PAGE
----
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Old 7th January 2005, 02:05 PM   #1
gmarsh is offline gmarsh  Canada
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Default onsemi "thermaltrak" transistors

Just spotted this while part hunting, I think you folks will find this interesting:

http://www.onsemi.com/site/newsItem/...75_985,00.html

On Semi has taken the 1302/3281 transistors and integrated a diode into the case, providing near-instant thermal tracking. Suddenly I've got the urge to build a 4-transistor Leach...
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Old 7th January 2005, 02:59 PM   #2
markp is offline markp  United States
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That's a great idea but will it be too fast? It might cause a 'breathing' effect by making the bias track the output if you know what I mean.
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Old 7th January 2005, 03:00 PM   #3
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i think you will have to overcome the urge for a few months -- they aren't in stock anywhere yet and only limited samples are available from OnSemi -- looks neat, however.
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Old 9th January 2005, 11:59 PM   #4
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That's very interesting, wondering how soon I can lay
my hands on some samples. Looks like the pin spacing
is closer together than the 3-pin packages.

Brian and Jens will have to redesign their Leach amplifier boards.

Well, not necessarily, but it'd be nice to eliminate
the external bias diodes and their wiring. I've been
testing one of Brian's boards and it's great to not
have to deal with the wires and sockets of TO-3
packages.

Taking advantage of the integrated diodes is another
issue; I don't know enough design to understand how
this would lower distortion as claimed. The obvious
benefit would be increased thermal stability and ruggedness,
allowing a designer to maybe use one less pair or
extend reliability with the same number of output devices.
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Old 10th January 2005, 12:52 AM   #5
jaycee is offline jaycee  United Kingdom
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This reminds me of the Sanken SAP power darlington devices commonly used in 5.1 gear and Arcam's DIVA amplifiers. Those devices operate without any VBE multiplier (just a single preset used for bias adjust) but they include about 3-4 diodes in each device or so.
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Old 10th January 2005, 03:06 AM   #6
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It figures... I just got a box from Newark with all my trannies on Friday. Oh well, ther's always next time...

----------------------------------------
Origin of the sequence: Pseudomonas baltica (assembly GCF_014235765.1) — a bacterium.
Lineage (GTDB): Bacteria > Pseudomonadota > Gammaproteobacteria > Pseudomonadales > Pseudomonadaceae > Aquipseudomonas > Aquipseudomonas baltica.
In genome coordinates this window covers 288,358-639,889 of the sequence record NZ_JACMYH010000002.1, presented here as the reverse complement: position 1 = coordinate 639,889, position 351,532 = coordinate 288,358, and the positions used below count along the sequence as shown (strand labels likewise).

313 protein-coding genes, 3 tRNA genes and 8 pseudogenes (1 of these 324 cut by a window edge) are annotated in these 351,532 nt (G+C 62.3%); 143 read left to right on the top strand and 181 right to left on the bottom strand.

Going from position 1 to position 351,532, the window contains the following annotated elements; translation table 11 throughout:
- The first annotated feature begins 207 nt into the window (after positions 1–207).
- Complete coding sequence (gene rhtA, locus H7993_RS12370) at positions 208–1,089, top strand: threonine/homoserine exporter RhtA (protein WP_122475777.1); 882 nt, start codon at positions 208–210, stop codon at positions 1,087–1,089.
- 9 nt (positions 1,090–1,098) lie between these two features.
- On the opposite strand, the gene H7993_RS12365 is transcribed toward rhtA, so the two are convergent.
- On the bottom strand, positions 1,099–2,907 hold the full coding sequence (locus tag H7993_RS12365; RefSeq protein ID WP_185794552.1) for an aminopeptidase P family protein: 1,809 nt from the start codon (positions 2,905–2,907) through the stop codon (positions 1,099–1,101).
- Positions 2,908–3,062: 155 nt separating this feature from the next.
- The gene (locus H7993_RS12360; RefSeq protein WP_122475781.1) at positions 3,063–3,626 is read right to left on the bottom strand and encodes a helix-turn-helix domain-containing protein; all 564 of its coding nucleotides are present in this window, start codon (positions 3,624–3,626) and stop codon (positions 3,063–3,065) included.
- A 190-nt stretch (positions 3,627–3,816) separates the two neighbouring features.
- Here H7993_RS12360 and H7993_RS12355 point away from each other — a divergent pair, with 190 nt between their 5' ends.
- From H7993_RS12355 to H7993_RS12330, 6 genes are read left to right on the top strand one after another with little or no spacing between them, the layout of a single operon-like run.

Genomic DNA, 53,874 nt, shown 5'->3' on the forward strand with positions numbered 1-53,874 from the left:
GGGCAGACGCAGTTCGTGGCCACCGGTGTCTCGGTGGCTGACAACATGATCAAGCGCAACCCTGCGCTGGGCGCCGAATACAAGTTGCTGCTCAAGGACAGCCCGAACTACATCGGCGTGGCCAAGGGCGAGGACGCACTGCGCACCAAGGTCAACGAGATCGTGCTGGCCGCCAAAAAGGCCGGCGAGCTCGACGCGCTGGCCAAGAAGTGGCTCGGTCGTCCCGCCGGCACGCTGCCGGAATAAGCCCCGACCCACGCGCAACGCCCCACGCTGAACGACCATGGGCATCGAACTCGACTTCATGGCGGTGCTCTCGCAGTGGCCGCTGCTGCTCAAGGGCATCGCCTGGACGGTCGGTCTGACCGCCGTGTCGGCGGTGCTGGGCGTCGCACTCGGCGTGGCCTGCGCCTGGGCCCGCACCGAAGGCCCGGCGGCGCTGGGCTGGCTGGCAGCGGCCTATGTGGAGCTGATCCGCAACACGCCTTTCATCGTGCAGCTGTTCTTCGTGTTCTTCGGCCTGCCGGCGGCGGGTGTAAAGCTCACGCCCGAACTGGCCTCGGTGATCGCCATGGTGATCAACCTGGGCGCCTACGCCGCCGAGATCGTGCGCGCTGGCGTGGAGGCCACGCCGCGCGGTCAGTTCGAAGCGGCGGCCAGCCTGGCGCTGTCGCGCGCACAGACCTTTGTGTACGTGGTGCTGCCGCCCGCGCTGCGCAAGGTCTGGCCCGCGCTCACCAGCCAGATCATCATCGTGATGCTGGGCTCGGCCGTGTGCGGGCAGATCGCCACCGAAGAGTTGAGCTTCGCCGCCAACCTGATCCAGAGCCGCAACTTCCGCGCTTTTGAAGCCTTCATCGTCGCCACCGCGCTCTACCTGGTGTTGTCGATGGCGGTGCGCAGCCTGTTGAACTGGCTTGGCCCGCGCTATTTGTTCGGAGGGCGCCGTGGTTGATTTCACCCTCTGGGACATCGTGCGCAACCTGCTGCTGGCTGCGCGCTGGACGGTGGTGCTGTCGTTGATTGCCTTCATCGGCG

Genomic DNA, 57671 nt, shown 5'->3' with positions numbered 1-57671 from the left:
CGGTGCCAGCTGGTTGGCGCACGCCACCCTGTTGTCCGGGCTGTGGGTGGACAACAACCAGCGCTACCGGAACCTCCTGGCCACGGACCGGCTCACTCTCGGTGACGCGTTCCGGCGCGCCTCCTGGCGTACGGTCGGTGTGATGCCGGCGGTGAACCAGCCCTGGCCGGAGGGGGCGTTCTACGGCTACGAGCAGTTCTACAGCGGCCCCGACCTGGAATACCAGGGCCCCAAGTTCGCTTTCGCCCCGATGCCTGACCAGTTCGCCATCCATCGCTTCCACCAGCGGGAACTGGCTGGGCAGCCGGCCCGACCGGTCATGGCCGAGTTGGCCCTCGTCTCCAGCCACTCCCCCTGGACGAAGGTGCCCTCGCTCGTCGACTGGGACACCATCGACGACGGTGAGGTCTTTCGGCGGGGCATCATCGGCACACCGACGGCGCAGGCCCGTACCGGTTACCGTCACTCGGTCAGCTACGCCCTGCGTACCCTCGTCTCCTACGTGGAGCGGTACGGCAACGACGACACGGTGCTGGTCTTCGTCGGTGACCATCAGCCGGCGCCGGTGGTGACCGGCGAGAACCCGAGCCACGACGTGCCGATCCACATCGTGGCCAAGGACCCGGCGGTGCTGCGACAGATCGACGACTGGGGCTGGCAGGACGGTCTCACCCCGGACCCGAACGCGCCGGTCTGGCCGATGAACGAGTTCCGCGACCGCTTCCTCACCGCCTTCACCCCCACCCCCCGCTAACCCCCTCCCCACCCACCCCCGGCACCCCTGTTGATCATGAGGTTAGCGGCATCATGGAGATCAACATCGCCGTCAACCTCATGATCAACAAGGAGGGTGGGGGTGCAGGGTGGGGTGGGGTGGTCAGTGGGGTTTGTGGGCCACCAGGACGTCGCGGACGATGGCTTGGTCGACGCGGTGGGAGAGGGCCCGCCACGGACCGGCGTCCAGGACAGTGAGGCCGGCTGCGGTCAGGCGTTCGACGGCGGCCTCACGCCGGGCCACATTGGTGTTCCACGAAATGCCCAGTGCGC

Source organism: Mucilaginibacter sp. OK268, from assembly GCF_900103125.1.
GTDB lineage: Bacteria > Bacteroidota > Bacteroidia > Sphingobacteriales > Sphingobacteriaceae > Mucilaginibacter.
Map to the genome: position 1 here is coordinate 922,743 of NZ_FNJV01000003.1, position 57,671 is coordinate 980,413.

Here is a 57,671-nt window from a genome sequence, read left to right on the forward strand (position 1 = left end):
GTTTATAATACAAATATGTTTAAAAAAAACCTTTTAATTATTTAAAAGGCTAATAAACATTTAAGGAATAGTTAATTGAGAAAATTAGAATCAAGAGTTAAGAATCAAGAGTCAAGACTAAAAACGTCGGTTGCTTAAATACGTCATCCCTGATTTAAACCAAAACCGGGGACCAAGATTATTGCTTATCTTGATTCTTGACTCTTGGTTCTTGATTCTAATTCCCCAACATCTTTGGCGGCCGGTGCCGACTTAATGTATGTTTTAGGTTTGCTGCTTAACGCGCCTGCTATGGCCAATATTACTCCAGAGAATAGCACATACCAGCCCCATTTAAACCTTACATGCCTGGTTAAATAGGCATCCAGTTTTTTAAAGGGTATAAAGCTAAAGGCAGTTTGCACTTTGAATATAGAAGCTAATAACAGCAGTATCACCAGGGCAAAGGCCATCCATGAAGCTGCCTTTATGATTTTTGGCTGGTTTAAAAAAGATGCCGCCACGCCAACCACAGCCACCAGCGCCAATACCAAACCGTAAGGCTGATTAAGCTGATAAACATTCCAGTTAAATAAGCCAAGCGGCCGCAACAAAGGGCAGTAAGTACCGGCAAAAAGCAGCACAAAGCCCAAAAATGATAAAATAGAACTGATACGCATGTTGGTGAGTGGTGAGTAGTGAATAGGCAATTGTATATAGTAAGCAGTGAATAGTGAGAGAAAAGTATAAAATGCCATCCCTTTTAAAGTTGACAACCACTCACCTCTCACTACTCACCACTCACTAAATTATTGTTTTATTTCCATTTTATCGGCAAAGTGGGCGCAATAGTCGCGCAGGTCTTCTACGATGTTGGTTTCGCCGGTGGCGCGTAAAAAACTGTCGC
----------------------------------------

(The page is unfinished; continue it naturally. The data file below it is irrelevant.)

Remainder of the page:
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Old 10th January 2005, 09:58 AM   #7
MikeB is offline MikeB  Germany
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Hmm, what drives me crazy now, how to put multiple devices in paralell ?
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Old 10th January 2005, 03:34 PM   #8
LBHajdu is offline LBHajdu  United States
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Does anybody know if those diodes are drop in replacements for the leach amp ?
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Old 10th January 2005, 03:51 PM   #9
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I'm assuming that the integral diode is just a silicon diode
isolated electrically from the transistor. Each diode would
correspond to one diode in the chain of four diodes used
in the Leach circuit. Thus all four diodes in the four output transistors would be wired in series and to the circuit board,
but otherwise it should work identically.

The only difference is that these diodes will be in intimate
contact with the transistor dies and respond much more
quickly to temperature changes. Hopefully that's benefical
to the operation of the Leach design as it currently exists.

In designs that specifically take advantage of the integral
diode, the designer should be able to opt for more power
and/or more thermal stability under extreme operating
conditions.

The datasheet isn't very specific, but the diode appears to
have characteristics similar to a 1N4002 (200 volt blocking,
1 amp forward current).
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Old 10th January 2005, 04:02 PM   #10
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Well, here's an 'oopsie'.

These new transistors are connected, left to right:

base, emitter, collector, anode, cathode

The standard three-pin package is normally

base, collector, emitter

The center pin is still the collector. Obviously they
are not 'drop-in and solder' replacements. They can
be wired in with appropriate jumpers.
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